Indian student numbers at UK universities fall sharply: Report
The number of Indian students going to UK universities has seen a sharp fall, revealed a new report. This is because of the increasing worldwide competition to attract international students, said the Migration Advisory Committee (MAC) report. The MAC was tasked by the UK Home Office to study the impact of international students in the country and recommend any changes to its visa regime.
Report explains reasons behind the fall in number
While the number of students from China remains the same, the number of students from India fell from a peak of 24,000 in 2010-11 to fewer than 10,000 in 2016-17, the report notes. "This is connected to the change in the post-study work offer. There has also been adverse coverage of the UK as a place to study in the Indian press," it adds.
Report recommends easier transition from student to work visas
The report recommended an overall easier transition from student to work visas for talented applicants, including extending the limited post-study leave period from the current 3-6 months for Masters students. But it dismissed the need for an exclusive post-study visa route.
Universities in UK have been demanding a post-study visa route
University chiefs have been campaigning for a dedicated post-study visa route, most recently with representative body, Universities UK, proposing a new 'Global Graduate Talent Visa' to allow qualified international students to work in the UK for two years after graduation. Prof Janet Beer, President of Universities UK, said the organization, which represents the country's 136 leading universities, was disappointed with the report's recommendations.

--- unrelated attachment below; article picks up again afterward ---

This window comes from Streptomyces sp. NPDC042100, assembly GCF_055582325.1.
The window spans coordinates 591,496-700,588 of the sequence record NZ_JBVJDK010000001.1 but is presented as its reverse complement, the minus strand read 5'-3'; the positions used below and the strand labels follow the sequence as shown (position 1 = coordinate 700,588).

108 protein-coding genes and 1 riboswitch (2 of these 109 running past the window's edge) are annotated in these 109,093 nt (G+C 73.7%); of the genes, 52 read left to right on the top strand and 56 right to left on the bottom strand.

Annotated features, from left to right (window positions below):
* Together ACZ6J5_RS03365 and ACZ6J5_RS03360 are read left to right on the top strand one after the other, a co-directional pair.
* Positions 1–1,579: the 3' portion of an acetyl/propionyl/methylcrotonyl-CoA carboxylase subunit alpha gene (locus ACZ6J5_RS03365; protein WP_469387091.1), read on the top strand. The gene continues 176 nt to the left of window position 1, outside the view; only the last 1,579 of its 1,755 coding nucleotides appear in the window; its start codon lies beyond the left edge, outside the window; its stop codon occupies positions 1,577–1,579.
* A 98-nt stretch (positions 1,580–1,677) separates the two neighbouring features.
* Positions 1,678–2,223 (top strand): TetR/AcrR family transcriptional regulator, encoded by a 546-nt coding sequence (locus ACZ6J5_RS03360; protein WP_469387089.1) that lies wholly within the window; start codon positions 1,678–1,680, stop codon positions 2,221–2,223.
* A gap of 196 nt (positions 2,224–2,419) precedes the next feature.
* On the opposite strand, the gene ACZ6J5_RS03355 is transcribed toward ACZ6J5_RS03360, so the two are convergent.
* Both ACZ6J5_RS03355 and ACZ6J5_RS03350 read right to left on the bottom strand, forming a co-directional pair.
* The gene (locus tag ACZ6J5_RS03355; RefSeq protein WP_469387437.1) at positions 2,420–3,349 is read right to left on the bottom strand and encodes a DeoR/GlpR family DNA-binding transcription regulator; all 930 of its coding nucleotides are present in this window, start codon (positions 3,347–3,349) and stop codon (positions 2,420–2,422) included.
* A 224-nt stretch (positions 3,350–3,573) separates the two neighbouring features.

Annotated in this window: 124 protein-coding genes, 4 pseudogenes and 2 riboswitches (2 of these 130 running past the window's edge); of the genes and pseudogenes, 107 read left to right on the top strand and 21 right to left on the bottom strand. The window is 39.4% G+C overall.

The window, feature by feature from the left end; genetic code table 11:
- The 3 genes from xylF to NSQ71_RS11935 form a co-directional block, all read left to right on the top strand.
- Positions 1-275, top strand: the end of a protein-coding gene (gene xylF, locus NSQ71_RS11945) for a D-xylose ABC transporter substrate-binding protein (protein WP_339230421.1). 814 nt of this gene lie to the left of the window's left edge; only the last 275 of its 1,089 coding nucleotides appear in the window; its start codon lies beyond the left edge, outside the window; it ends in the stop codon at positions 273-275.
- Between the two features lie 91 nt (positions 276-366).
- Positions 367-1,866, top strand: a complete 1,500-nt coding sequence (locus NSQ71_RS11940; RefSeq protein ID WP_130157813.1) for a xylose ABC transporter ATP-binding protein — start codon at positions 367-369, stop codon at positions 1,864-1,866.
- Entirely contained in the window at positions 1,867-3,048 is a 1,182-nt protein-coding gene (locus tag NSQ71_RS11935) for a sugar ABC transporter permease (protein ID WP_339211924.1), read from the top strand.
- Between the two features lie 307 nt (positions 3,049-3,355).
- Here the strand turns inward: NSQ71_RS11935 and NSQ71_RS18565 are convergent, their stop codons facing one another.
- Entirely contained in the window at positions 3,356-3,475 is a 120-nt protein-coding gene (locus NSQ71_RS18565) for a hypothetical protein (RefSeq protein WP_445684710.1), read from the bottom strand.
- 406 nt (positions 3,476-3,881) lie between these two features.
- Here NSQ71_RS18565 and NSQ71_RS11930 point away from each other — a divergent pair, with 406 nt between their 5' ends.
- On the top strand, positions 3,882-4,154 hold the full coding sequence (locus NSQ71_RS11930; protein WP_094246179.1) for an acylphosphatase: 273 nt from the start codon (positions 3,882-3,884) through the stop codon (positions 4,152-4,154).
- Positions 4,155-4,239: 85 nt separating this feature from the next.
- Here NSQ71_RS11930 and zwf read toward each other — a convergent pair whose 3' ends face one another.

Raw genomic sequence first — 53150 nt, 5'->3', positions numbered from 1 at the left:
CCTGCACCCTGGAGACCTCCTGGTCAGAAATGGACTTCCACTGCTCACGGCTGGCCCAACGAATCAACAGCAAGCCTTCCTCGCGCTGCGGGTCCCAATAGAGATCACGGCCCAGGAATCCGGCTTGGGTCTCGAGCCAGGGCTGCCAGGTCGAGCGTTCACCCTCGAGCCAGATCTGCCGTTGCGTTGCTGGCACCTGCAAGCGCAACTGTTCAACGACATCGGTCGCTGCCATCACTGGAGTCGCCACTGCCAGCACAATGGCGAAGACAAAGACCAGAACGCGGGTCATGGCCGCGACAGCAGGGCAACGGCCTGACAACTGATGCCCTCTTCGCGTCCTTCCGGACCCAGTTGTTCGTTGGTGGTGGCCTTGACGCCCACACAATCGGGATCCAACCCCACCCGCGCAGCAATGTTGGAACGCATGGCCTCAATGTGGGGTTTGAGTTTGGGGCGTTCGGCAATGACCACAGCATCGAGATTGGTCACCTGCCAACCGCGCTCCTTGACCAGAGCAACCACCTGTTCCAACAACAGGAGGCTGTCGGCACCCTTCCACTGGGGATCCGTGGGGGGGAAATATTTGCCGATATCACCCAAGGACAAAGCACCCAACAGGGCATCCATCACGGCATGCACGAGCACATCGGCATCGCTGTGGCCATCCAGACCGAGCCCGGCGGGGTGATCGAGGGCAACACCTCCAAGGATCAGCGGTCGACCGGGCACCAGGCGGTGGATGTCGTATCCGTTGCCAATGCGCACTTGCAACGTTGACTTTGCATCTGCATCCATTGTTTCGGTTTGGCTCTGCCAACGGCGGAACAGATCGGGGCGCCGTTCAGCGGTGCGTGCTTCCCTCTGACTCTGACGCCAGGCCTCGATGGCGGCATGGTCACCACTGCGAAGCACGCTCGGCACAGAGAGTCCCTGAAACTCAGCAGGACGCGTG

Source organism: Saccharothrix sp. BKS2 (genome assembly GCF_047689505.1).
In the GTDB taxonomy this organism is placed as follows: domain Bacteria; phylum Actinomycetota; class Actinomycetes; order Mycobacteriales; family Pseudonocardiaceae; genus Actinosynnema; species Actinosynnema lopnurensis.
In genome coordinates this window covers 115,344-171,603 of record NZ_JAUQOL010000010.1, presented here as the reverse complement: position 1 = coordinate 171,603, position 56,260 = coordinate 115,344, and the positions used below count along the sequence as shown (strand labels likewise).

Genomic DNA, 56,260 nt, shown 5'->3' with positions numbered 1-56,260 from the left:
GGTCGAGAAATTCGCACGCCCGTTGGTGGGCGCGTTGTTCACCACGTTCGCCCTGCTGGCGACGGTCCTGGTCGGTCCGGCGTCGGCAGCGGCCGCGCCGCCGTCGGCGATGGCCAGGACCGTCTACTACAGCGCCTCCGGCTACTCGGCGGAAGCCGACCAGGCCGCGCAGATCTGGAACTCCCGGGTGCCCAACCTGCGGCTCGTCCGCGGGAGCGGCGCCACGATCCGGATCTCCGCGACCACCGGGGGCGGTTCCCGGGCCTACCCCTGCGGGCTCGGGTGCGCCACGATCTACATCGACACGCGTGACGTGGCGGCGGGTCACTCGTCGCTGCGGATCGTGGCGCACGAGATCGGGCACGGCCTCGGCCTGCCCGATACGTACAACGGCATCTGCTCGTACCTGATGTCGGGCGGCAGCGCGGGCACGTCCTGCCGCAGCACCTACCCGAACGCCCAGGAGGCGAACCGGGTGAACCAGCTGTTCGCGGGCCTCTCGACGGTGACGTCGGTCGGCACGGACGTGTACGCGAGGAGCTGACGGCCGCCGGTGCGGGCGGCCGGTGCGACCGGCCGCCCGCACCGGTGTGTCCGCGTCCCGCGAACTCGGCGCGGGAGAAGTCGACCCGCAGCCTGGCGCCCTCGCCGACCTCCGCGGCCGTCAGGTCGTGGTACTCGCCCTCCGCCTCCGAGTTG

Report talks about international students in govt's annual migration targets
In another controversial move, the MAC report also concluded there was no case for international students to be removed from the government's annual migration targets. "If there is a problem with students in the target, it is with the target itself rather than the inclusion of students in the target," said Professor Alan Manning, MAC Chairman, in his foreword to the report.
Campaigners explain why overseas students don't feel welcome in UK
Campaigners warn that while the UK continues to count international students as long-term migrants in its net migration target, there is continued pressure to reduce their numbers and adds to the perception that overseas students are not really welcome in the UK.
Indian alumni Union chairwoman complains about the report's recommendations
"The good thing it (MAC) does do is to explicitly call out that the government's net migration target is a political target, and therefore is a problem in itself," said Sanam Arora, Chair of the National Indian Students and Alumni Union (NISAU) UK. "But then it shoots itself in the foot by recommending that students stay within this target," she added.
UK education demand shouldn't be based on work rights: Report
A British Chambers of Commerce spokesperson added, "Business communities around the UK will be bitterly disappointed not to see support for the removal of overseas students from the immigration statistics." The MAC report recognizes that there will be a cross-sector disappointment by its recommendation on post-study work visas, but says that demand for UK education should not be based on work rights.